14 For many are called ones, but few chosen ones. v.14 The Lord concludes the 9th Similitude with the same words that He used to conclude the 8th Similitude. In the parable only one man was found without a wedding garment, but it is not a rare occurrence in the kingdom of heaven. Many are "called" by the gospel, but relatively few are "chosen" or elect. All blessing for time and eternity is owed to the sovereign grace of God.


Three Attempts to Ensnare the Lord in His Words (22:15-46)

By the Pharisees and Herodians: Paying Taxes to Caesar  (22:15-22)

 15 Then went the Pharisees and held a council how they might ensnare him in speaking. 16 And they send out to him their disciples with the Herodians, saying, Teacher, we know that thou art true and teachest the way of God in truth, and carest not for any one, for thou regardest not men’s person; 17 tell us therefore what thou thinkest: Is it lawful to give tribute to Caesar, or not? 18 But Jesus, knowing their wickedness, said, Why tempt ye me, hypocrites? 19 Shew me the money of the tribute. And they presented to him a denarius. 20 And he says to them, Whose is this image and superscription? 21 They say to him, Caesar’s. Then he says to them, Pay then what is Caesar’s to Caesar, and what is God’s to God. 22 And when they heard him, they wondered, and left him, and went away. 

By the Sadducees: Marriage at the Resurrection  (22:23-33)

 23 On that day came to him Sadducees, who say there is no resurrection; and they demanded of him, 24 saying, Teacher, Moses said, If any one die, not having children, his brother shall marry his wife and shall raise up seed to his brother. 25 Now there were with us seven brethren; and the first having married died, and not having seed, left his wife to his brother. 26 In like manner also the second and the third, unto the seven. 27 And last of all the woman also died. 28 In the resurrection therefore of which of the seven shall she be wife, for all had her? 29 And Jesus answering said to them, Ye err, not knowing the scriptures nor the power of God. 30 For in the resurrection they neither marry nor are given in marriage, but are as angels of God in heaven. 31 But concerning the resurrection of the dead, have ye not read what was spoken to you by God, saying, 32 *I* am the God of Abraham, and the God of Isaac, and the God of Jacob? God is not God of the dead, but of the living. 33 And when the crowds heard it they were astonished at his doctrine.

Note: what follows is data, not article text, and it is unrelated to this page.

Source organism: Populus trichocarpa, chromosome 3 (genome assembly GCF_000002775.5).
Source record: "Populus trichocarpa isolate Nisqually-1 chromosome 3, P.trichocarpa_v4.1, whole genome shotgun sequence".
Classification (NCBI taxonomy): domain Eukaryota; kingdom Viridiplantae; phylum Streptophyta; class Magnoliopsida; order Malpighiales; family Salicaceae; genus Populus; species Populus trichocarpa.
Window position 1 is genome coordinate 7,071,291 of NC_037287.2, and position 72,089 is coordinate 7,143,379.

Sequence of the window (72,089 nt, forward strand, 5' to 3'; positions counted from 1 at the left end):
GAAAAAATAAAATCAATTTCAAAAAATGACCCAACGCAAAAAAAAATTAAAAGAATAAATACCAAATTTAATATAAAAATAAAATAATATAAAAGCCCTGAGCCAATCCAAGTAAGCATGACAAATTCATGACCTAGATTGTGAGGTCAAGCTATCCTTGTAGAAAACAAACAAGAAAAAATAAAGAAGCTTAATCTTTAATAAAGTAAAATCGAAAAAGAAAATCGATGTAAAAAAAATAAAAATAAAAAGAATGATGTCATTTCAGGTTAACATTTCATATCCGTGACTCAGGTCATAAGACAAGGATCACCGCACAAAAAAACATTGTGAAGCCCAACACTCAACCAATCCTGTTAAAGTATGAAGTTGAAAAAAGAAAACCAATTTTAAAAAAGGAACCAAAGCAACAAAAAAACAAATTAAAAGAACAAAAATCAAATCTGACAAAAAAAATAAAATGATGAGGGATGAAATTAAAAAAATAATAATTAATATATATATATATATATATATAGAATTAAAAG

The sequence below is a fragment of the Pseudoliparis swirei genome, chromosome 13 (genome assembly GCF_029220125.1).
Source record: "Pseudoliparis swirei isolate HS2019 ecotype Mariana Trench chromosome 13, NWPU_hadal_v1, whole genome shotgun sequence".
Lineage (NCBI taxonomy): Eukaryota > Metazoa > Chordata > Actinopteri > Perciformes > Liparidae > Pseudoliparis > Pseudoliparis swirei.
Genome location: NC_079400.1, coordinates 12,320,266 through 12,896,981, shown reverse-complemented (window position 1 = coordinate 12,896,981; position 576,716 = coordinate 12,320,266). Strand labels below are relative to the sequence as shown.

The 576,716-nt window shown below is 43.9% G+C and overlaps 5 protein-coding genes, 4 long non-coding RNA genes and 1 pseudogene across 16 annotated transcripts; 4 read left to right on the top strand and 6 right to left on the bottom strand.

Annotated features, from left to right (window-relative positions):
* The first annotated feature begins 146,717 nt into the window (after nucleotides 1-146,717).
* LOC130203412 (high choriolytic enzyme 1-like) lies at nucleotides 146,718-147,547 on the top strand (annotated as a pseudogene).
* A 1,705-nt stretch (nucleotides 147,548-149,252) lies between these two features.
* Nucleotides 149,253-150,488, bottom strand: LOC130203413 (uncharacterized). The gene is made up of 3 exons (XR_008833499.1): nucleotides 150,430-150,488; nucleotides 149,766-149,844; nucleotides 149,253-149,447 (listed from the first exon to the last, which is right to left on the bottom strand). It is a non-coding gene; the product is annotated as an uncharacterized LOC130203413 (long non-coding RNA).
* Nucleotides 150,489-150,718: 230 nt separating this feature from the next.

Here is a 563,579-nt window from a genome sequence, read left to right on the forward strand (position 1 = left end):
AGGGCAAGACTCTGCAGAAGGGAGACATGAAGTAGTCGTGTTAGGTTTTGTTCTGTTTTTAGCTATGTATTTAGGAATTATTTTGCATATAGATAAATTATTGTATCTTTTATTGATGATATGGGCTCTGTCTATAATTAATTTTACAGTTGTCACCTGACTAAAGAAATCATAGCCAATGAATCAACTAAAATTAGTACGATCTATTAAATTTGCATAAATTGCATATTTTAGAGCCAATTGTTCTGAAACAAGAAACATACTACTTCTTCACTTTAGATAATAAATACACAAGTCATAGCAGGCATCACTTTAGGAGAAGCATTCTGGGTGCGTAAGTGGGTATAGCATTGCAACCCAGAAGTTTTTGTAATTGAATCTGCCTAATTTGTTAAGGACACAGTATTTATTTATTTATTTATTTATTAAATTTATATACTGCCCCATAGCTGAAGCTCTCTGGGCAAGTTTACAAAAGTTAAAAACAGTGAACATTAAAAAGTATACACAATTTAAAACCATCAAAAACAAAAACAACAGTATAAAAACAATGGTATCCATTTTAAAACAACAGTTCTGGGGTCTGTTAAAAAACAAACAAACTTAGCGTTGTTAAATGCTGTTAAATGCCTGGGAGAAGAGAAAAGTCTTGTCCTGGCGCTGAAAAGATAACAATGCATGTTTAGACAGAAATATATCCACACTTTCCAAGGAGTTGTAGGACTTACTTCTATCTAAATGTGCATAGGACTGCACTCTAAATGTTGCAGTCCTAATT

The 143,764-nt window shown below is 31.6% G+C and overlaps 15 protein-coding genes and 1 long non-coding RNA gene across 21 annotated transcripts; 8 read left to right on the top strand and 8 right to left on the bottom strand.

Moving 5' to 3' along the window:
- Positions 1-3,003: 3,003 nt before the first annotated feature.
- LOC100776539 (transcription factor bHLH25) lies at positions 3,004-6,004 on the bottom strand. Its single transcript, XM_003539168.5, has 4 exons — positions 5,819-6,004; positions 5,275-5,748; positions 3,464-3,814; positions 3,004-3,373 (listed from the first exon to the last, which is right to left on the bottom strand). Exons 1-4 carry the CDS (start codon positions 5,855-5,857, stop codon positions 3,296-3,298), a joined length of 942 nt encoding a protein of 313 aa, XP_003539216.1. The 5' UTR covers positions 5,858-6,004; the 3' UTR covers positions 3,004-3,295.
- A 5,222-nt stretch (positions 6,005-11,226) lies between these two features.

By the Pharisees: The Greatest Commandment(s) (22:34-40)

 34 But the Pharisees, having heard that he had put the Sadducees to silence, were gathered together. 35 And one of them, a lawyer, demanded, tempting him, and saying, 36 Teacher, which is the great commandment in the law? 37 And he said to him, Thou shalt love the Lord thy God with all thy heart, and with all thy soul, and with all thy understanding. 38 This is the great and first commandment. 39 And the second is like it, Thou shalt love thy neighbour as thyself. 40 On these two commandments the whole law and the prophets hang. 


The Messiah Proved to be Come from God, as Well as From David (22:41-46)

A Question Put to the Pharisees: Whose Son is the Christ? (22:41-46)

 41 And the Pharisees being gathered together, Jesus demanded of them, 42 saying, What think ye concerning the Christ? whose son is he? They say to him, David’s. 43 He says to them, How then does David in Spirit call him Lord, saying, 44 The Lord said to my Lord, Sit on my right hand until I put thine enemies under thy feet? 45 If therefore David call him Lord, how is he his son? 46 And no one was able to answer him a word, nor did any one dare from that day to question him any more.